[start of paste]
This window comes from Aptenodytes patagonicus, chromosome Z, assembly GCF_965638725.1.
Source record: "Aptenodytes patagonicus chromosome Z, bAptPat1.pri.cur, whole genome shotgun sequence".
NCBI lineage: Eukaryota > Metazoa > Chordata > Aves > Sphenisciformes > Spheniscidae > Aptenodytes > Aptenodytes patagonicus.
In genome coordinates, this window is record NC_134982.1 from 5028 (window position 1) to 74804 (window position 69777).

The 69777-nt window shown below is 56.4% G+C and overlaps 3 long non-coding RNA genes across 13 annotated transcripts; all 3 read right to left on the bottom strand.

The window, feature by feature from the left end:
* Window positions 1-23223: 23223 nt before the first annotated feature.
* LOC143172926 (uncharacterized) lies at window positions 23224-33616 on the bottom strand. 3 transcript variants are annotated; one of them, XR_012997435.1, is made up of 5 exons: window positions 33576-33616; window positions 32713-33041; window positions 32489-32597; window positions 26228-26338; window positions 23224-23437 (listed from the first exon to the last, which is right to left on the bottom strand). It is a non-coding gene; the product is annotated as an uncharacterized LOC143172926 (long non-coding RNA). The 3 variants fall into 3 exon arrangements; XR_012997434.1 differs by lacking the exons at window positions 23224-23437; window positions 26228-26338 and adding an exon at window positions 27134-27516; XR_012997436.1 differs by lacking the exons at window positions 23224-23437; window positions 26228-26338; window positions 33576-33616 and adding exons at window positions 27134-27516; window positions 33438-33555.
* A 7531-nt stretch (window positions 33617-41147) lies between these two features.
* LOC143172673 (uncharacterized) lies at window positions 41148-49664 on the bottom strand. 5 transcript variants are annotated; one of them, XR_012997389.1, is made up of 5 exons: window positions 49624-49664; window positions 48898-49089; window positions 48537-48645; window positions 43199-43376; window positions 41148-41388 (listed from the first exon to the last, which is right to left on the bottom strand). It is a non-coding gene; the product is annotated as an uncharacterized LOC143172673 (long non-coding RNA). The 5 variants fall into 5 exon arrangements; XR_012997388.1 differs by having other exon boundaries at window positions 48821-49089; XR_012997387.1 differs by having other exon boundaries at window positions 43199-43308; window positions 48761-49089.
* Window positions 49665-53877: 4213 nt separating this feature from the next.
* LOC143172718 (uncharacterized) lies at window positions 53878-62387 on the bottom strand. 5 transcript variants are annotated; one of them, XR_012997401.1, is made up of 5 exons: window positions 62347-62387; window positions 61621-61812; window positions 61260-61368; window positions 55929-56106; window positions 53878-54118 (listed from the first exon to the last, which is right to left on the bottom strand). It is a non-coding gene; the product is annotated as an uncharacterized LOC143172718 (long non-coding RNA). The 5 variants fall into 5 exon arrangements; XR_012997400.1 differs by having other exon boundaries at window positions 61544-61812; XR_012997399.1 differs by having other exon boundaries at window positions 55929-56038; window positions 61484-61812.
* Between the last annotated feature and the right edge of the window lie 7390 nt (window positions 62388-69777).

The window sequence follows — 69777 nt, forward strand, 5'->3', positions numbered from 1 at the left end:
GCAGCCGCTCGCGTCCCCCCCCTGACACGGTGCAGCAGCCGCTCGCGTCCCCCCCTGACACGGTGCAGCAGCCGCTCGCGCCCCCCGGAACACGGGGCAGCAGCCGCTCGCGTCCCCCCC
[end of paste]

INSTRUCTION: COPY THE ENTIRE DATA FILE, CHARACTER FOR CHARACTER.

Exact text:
This window comes from Aptenodytes patagonicus, chromosome Z, assembly GCF_965638725.1.
Source record: "Aptenodytes patagonicus chromosome Z, bAptPat1.pri.cur, whole genome shotgun sequence".
NCBI lineage: Eukaryota > Metazoa > Chordata > Aves > Sphenisciformes > Spheniscidae > Aptenodytes > Aptenodytes patagonicus.
In genome coordinates, this window is record NC_134982.1 from 5028 (window position 1) to 74804 (window position 69777).

The 69777-nt window shown below is 56.4% G+C and overlaps 3 long non-coding RNA genes across 13 annotated transcripts; all 3 read right to left on the bottom strand.

The window, feature by feature from the left end:
* Window positions 1-23223: 23223 nt before the first annotated feature.
* LOC143172926 (uncharacterized) lies at window positions 23224-33616 on the bottom strand. 3 transcript variants are annotated; one of them, XR_012997435.1, is made up of 5 exons: window positions 33576-33616; window positions 32713-33041; window positions 32489-32597; window positions 26228-26338; window positions 23224-23437 (listed from the first exon to the last, which is right to left on the bottom strand). It is a non-coding gene; the product is annotated as an uncharacterized LOC143172926 (long non-coding RNA). The 3 variants fall into 3 exon arrangements; XR_012997434.1 differs by lacking the exons at window positions 23224-23437; window positions 26228-26338 and adding an exon at window positions 27134-27516; XR_012997436.1 differs by lacking the exons at window positions 23224-23437; window positions 26228-26338; window positions 33576-33616 and adding exons at window positions 27134-27516; window positions 33438-33555.
* A 7531-nt stretch (window positions 33617-41147) lies between these two features.
* LOC143172673 (uncharacterized) lies at window positions 41148-49664 on the bottom strand. 5 transcript variants are annotated; one of them, XR_012997389.1, is made up of 5 exons: window positions 49624-49664; window positions 48898-49089; window positions 48537-48645; window positions 43199-43376; window positions 41148-41388 (listed from the first exon to the last, which is right to left on the bottom strand). It is a non-coding gene; the product is annotated as an uncharacterized LOC143172673 (long non-coding RNA). The 5 variants fall into 5 exon arrangements; XR_012997388.1 differs by having other exon boundaries at window positions 48821-49089; XR_012997387.1 differs by having other exon boundaries at window positions 43199-43308; window positions 48761-49089.
* Window positions 49665-53877: 4213 nt separating this feature from the next.
* LOC143172718 (uncharacterized) lies at window positions 53878-62387 on the bottom strand. 5 transcript variants are annotated; one of them, XR_012997401.1, is made up of 5 exons: window positions 62347-62387; window positions 61621-61812; window positions 61260-61368; window positions 55929-56106; window positions 53878-54118 (listed from the first exon to the last, which is right to left on the bottom strand). It is a non-coding gene; the product is annotated as an uncharacterized LOC143172718 (long non-coding RNA). The 5 variants fall into 5 exon arrangements; XR_012997400.1 differs by having other exon boundaries at window positions 61544-61812; XR_012997399.1 differs by having other exon boundaries at window positions 55929-56038; window positions 61484-61812.
* Between the last annotated feature and the right edge of the window lie 7390 nt (window positions 62388-69777).

The window sequence follows — 69777 nt, forward strand, 5'->3', positions numbered from 1 at the left end:
GCAGCCGCTCGCGTCCCCCCCCTGACACGGTGCAGCAGCCGCTCGCGTCCCCCCCTGACACGGTGCAGCAGCCGCTCGCGCCCCCCGGAACACGGGGCAGCAGCCGCTCGCGTCCCCCCC